Stories from the Archives

Glenbow's Archives hold thousands of stories of western Canadian lives and events. In November 2013, with the generous assistance of The Calgary Foundation, we invited retired Calgarians to explore some of our little-used research files and to prepare articles about what they discovered. This was a pilot project aimed at involving more people in the community telling community stories using Glenbow's resources.

Dearie, do you remember:
Girls Clothing in the 1930's and How It Was Cleaned

by Helen Steeves Jull

Dearie, do you remember what
You wore as a little kid?
And exactly what someone did,
To make it clean?

That old Bing Crosby song "Dearie" came to mind as I was helping a five-year-old granddaughter tidy up her clothes. The colours! And the materials! And the numbers of outfits!

I don't ever remember wearing scarlet red, Kelly green, nor shiny gold, nor having flowered rubber boots. In the 1930s, I do remember navy blue, beige, pastel colours - and clumpy galoshes.

Where could I refresh my memory and confirm images that danced through my mind? Or were they only fantasies?

The Glenbow Archives assisted me in researching a fascinating wealth of information on various aspects of my interest in children's clothing. I discovered early 1900 books on changing attitudes towards children and therefore to their clothing, actual Eaton's catalogues from the 1930s, and much more.

The Glenbow Archives provided answers to questions I had not even thought to pose!


click image to expand: Children's "Me-Do" underwear, Eaton's Spring and Summer Catalogue, 1937, p. 55. (Glenbow Library) [5]

To put things in context, my Dad was a dentist, one of the 244 that served an Alberta population of 780,000 in 1935 [2], and he probably made about $225 a month [3]. Even if that amount was more than many Calgarians earned, I do remember going to a small farm adjacent to the Calgary Golf and Country Club entrance, where he was given two chickens and some eggs as payment from a satisfied patient. I remember being astounded that at one moment the chickens were walking around, then caught, had their necks wrung, and were in a bag for us to take home. Since my Dad was a hunter of upland game, plucking and gutting them was no problem for him. As a youngster I did not understand that in the "Dirty Thirties" many professional men were paid for their services in ways other than cash.

Dearie, do you remember when
you were able to
get yourself dressed?
Matching socks were considered best?

In her book Children's Clothes, 1939-70, Alice Guppy tells us that "the value of self-help clothing was being realized as an aid to growing up." [4] Eaton's reflected this trend with their "Me-Do" underwear. Probably the reduction in available helpers in the home was also a factor.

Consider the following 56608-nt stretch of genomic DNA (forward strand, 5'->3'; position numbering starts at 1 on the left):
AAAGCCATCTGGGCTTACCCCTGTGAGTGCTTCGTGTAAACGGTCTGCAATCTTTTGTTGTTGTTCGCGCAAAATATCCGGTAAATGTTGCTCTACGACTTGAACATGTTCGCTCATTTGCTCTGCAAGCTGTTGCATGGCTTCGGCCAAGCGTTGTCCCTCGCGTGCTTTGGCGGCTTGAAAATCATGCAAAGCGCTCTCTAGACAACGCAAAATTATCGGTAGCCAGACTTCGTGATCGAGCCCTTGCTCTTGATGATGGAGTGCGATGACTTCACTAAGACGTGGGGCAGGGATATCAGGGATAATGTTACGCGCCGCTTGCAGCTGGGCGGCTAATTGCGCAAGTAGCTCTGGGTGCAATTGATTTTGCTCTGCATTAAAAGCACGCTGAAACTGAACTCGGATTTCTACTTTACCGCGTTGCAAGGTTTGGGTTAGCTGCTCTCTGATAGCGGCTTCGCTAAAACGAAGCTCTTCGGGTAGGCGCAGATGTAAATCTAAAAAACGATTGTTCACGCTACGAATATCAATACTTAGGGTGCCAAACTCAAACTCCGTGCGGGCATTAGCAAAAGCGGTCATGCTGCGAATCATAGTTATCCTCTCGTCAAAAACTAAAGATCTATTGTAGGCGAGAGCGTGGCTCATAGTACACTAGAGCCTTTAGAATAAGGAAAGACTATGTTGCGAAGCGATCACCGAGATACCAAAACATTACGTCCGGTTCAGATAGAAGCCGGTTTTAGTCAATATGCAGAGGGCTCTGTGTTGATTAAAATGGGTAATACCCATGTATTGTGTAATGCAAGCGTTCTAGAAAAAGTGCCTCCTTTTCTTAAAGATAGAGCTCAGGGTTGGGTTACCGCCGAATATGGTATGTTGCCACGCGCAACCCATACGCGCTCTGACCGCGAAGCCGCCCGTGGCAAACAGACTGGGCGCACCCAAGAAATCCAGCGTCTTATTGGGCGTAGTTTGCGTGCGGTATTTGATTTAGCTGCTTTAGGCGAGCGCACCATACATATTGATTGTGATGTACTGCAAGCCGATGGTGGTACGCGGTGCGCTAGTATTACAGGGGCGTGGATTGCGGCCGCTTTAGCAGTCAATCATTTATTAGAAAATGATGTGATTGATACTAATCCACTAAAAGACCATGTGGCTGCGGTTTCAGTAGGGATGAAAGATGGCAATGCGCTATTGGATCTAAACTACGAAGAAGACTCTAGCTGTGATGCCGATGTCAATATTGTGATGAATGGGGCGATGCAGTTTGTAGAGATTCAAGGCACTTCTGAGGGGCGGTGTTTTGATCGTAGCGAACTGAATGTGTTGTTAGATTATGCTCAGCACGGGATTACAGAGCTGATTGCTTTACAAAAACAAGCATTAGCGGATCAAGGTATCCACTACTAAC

click image to expand: Warm in wool, the author in 1936 and a similar Blue All-Wool Blanket Set in Eaton's Fall and Winter Catalogue, 1936-37, p.75. (Glenbow Library and Dr. A.C. Steeves, author's private collection) [6]

Winter wear
Then as now, Calgary winters required suitably warm wear. In 1936, I was wrestled into an "All Wool Blanket Set" passed down from my cousin. Legs and arms had to aim correctly to get into it as there was no "give" to the bulky material, nor the snaps on the leggings. Nowadays kids have stretchy, zip-neck, polyester blends, and other more forgiving materials to keep them warm and better able to move.

Party time
Dearie, do you remember when -
"Dressed to the nines"
To a party we'd go,
Patent shoes and curls in a row?

How different birthday parties were, then and now! We were dressed up, "buffed and polished" - silk dresses, white gloves, hot-ironed Shirley Temple curls and, the height of fashion, shiny patent leather shoes. When was the last time you dressed a four-year old in all-silk and got out her white gloves? We had a traditional Happy Birthday layer cake with candles. The number of our guests attending a party was the same as our new age: four friends when we turned four.


click image to expand: All dressed up, the author in 1937 (left) and a similar Green All-Silk Dress in Eaton's Fall and Winter Catalogue, 1936-37, p. 75. (Glenbow Library and Dr. A.C. Steeves, author's private collection) [7]

By contrast, my granddaughter dons her goalie gloves and heavy hockey gear, joins all her team of players, and they go to the arena to celebrate a birthday with lots of cupcakes afterwards. Different traditions for different decades.

And the current tradition of a take-home "loot bag"? The closest we came to that was when my brother Jack went to a party and came home with four kittens. The hosting mother gave away kittens for prizes at the seven party games. The kittens were named after the Seven Dwarves in the Disney movie. Apparently, Jack was on a winning streak! Three of the prizes promptly went back to their original home and our family kept "Doc". Since everyone knew that all doctors were male, I was astonished and delighted when, several months later, Doc had "his" own litter.

Sports wear
Dearie, life was cheery
in the good old days gone by ...

It is said that wool, wet or dry is able to keep you warm. It can absorb 30% of its own weight of water without feeling wet and cold. My swimsuit must have absorbed more because I was a shivery swimmer at the Upper Hot Springs in Banff in August! Obviously I was not cheery.


click image to expand: Helen found her woolen swimsuit "cool" at the Upper Hot Springs in Banff, Alberta, 1937. (Dr. A.C. Steeves, author's private collection)